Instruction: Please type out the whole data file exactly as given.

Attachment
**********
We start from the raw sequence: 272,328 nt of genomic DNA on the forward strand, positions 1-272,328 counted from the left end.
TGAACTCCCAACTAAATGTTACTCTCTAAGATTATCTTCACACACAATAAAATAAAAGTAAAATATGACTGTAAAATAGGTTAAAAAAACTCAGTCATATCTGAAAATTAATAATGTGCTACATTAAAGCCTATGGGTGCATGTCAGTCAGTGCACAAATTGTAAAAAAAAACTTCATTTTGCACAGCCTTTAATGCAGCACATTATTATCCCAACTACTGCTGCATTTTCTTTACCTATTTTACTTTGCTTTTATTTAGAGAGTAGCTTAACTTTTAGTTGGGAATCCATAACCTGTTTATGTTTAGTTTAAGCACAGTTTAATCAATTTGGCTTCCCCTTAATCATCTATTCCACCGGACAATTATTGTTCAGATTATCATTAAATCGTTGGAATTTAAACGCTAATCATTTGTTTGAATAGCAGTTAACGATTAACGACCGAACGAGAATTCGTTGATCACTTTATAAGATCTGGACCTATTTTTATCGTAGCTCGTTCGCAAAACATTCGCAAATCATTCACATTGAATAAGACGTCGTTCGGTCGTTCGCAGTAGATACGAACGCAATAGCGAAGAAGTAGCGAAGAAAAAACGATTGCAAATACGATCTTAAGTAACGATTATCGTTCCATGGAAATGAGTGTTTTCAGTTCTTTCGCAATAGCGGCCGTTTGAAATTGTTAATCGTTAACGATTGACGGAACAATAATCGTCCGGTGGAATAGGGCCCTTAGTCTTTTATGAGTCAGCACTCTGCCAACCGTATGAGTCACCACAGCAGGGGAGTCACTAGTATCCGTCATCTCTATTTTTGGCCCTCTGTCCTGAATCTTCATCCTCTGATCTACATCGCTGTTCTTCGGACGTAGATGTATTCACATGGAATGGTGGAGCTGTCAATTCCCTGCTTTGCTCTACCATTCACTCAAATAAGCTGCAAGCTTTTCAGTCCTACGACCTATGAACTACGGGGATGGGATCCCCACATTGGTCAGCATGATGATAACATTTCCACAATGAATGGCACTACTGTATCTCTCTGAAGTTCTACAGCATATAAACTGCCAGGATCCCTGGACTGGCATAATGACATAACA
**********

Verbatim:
We start from the raw sequence: 272,328 nt of genomic DNA on the forward strand, positions 1-272,328 counted from the left end.
TGAACTCCCAACTAAATGTTACTCTCTAAGATTATCTTCACACACAATAAAATAAAAGTAAAATATGACTGTAAAATAGGTTAAAAAAACTCAGTCATATCTGAAAATTAATAATGTGCTACATTAAAGCCTATGGGTGCATGTCAGTCAGTGCACAAATTGTAAAAAAAAACTTCATTTTGCACAGCCTTTAATGCAGCACATTATTATCCCAACTACTGCTGCATTTTCTTTACCTATTTTACTTTGCTTTTATTTAGAGAGTAGCTTAACTTTTAGTTGGGAATCCATAACCTGTTTATGTTTAGTTTAAGCACAGTTTAATCAATTTGGCTTCCCCTTAATCATCTATTCCACCGGACAATTATTGTTCAGATTATCATTAAATCGTTGGAATTTAAACGCTAATCATTTGTTTGAATAGCAGTTAACGATTAACGACCGAACGAGAATTCGTTGATCACTTTATAAGATCTGGACCTATTTTTATCGTAGCTCGTTCGCAAAACATTCGCAAATCATTCACATTGAATAAGACGTCGTTCGGTCGTTCGCAGTAGATACGAACGCAATAGCGAAGAAGTAGCGAAGAAAAAACGATTGCAAATACGATCTTAAGTAACGATTATCGTTCCATGGAAATGAGTGTTTTCAGTTCTTTCGCAATAGCGGCCGTTTGAAATTGTTAATCGTTAACGATTGACGGAACAATAATCGTCCGGTGGAATAGGGCCCTTAGTCTTTTATGAGTCAGCACTCTGCCAACCGTATGAGTCACCACAGCAGGGGAGTCACTAGTATCCGTCATCTCTATTTTTGGCCCTCTGTCCTGAATCTTCATCCTCTGATCTACATCGCTGTTCTTCGGACGTAGATGTATTCACATGGAATGGTGGAGCTGTCAATTCCCTGCTTTGCTCTACCATTCACTCAAATAAGCTGCAAGCTTTTCAGTCCTACGACCTATGAACTACGGGGATGGGATCCCCACATTGGTCAGCATGATGATAACATTTCCACAATGAATGGCACTACTGTATCTCTCTGAAGTTCTACAGCATATAAACTGCCAGGATCCCTGGACTGGCATAATGACATAACA